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The Spartans do it again

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Gerard Butler, 300
300: Warner Bros. Ent.

The Spartans stayed strong this weekend, as the bloody graphic-novel adaptation 300 continued to dominate the box office. Director Zack Snyder’s stylized period epic dropped a sharp 56 percent from its record opening — as anticipated — but it still won the battle with $31.2 million, according to Sunday’s estimates. The film’s 10-day total is now $127.5 mil, it crossed the century mark faster than all but two other R-rated movies in history (The Matrix Reloaded and The Passion of the Christ), and it became the second 2007 release to do so, when it reached the plateau on Friday.

Then today it was joined in the $100 mil club by Wild Hogs (No. 2), which brought in another $18.8 mil this weekend on a minimal 32 percent decline. In its three-week joyride through the nation’s multiplexes, the comedy has sprouted some remarkably long legs (er, big wheels?); its $104 mil total already is nearly triple its $39.7 mil opening take. Wild Hogs now ranks as John Travolta’s biggest hit since Face/Off earned $112.3 mil nearly a decade ago, it’s the third-largest live-action triumph for costars Tim Allen and Martin Lawrence, and the fourth best for William H. Macy (who, though being the smallest star of the four, has appeared in character roles in smashes like Air Force One and Seabiscuit).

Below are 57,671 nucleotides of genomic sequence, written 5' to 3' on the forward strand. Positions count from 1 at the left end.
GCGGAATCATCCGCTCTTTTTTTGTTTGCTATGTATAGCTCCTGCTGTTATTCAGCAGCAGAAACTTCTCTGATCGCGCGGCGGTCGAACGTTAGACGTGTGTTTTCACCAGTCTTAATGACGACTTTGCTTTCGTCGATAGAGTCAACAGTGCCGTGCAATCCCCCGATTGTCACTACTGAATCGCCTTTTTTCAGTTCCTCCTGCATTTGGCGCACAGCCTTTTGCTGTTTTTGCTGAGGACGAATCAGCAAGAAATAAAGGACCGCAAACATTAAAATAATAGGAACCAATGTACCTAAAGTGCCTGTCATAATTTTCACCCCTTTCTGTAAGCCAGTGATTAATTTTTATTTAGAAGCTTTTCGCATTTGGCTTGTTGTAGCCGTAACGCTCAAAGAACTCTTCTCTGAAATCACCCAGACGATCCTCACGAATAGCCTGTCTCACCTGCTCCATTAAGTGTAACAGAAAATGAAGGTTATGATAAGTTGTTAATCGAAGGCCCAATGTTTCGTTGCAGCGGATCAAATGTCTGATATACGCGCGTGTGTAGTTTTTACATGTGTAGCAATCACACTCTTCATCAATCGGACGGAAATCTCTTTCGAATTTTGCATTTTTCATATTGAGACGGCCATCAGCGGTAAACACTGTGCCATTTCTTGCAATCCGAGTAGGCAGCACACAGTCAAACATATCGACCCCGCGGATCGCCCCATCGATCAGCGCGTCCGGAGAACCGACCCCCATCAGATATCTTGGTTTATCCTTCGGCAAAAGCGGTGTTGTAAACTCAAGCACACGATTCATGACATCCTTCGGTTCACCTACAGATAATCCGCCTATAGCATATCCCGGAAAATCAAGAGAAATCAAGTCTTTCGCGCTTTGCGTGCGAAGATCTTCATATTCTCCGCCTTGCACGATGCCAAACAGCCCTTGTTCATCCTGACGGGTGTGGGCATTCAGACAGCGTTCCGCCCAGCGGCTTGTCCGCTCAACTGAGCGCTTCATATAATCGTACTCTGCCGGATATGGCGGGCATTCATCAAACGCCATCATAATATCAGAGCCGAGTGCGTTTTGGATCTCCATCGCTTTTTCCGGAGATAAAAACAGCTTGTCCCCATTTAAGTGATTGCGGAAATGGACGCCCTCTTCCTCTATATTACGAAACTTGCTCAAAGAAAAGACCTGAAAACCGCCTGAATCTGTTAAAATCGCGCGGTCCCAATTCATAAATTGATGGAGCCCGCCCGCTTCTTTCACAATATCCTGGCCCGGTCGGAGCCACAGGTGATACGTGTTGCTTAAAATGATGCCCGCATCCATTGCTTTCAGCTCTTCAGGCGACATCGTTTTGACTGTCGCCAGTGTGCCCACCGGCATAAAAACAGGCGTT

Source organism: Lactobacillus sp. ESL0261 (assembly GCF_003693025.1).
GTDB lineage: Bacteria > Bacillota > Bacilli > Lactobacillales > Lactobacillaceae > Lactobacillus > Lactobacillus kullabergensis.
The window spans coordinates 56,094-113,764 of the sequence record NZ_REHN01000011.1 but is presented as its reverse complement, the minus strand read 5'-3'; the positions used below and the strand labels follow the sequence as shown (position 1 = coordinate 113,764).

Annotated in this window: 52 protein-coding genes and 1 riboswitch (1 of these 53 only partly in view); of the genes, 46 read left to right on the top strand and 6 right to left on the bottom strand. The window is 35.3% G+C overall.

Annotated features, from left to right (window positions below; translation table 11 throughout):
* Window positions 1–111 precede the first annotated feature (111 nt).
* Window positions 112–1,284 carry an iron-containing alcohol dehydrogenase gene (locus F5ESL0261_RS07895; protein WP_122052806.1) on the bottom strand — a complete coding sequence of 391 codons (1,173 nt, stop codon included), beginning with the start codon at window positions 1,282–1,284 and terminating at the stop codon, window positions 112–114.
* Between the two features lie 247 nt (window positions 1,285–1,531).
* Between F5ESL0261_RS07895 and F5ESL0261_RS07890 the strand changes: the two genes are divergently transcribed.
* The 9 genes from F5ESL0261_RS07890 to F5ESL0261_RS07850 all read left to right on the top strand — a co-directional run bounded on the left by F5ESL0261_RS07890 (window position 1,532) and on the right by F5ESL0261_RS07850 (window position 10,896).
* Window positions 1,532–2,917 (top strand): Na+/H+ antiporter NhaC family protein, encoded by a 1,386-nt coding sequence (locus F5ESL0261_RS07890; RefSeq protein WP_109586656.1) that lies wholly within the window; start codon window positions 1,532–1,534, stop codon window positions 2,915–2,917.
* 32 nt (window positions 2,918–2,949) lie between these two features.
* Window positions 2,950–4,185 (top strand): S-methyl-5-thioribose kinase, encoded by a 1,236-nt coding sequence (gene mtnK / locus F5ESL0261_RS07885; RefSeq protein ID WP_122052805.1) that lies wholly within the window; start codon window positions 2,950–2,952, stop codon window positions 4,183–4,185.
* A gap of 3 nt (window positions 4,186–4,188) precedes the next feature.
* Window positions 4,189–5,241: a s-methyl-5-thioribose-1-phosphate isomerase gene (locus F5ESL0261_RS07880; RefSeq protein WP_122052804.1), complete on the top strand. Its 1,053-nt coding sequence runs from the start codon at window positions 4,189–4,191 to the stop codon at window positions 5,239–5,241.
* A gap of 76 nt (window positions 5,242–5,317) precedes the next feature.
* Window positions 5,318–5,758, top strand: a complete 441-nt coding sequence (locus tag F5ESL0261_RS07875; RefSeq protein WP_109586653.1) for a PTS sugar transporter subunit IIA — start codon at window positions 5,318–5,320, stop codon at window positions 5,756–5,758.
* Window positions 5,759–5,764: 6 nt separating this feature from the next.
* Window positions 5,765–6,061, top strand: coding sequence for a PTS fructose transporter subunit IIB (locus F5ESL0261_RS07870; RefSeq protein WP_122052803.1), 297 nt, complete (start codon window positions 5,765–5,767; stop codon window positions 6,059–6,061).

Still more milestones were met further down the rankings. With Premonition‘s $18 mil debut at No. 3, Sandra Bullock enjoyed the best bow of her career, beating the $16.2 mil first-weekend gross for 2002’s Divine Secrets of the Ya-Ya Sisterhood. But will her psychological thriller hold on to achieve blockbuster status? Probably not, if its poor CinemaScore grade of C is any indication. Premonition likely succeeded this weekend thanks to a dearth of similarly themed competition and overflow crowds that couldn’t get into some sold-out screenings of 300 and Wild Hogs. But its prospects for next weekend — when adult-skewing movies like Reign Over Me and Shooter premiere — are iffy at best.

Same goes for the other new releases, the horror flick Dead Silence (No. 4 with $7.8 mil) and Chris Rock’s domestic comedy I Think I Love My Wife (No. 5 with $5.7 mil), both of which underperformed even in a marketplace juiced by several hit movies. Actually, to be realistic, we probably won’t hear from these two movies again.

Overall, reports Paul at Media By Numbers, the continued strength of 300 and Wild Hogs — not to mention Bridge to Terabithia ($74.9 mil and counting), Ghost Rider ($110.2 mil), and Norbit ($92.4 mil) — meant that this weekend was up more than 8 percent over the same period last year. Indeed, with what appears to be a super-strong summer on the horizon (with Spider-Man 3, Shrek the Third, Pirates of the Caribbean: At World’s End, and Harry Potter and the Order of the Phoenix), I’m actually finally maybe probably starting to believe the rosy industry rhetoric that we’ve been hearing for weeks now, that 2007 is shaping up to be one of the biggest years on record.

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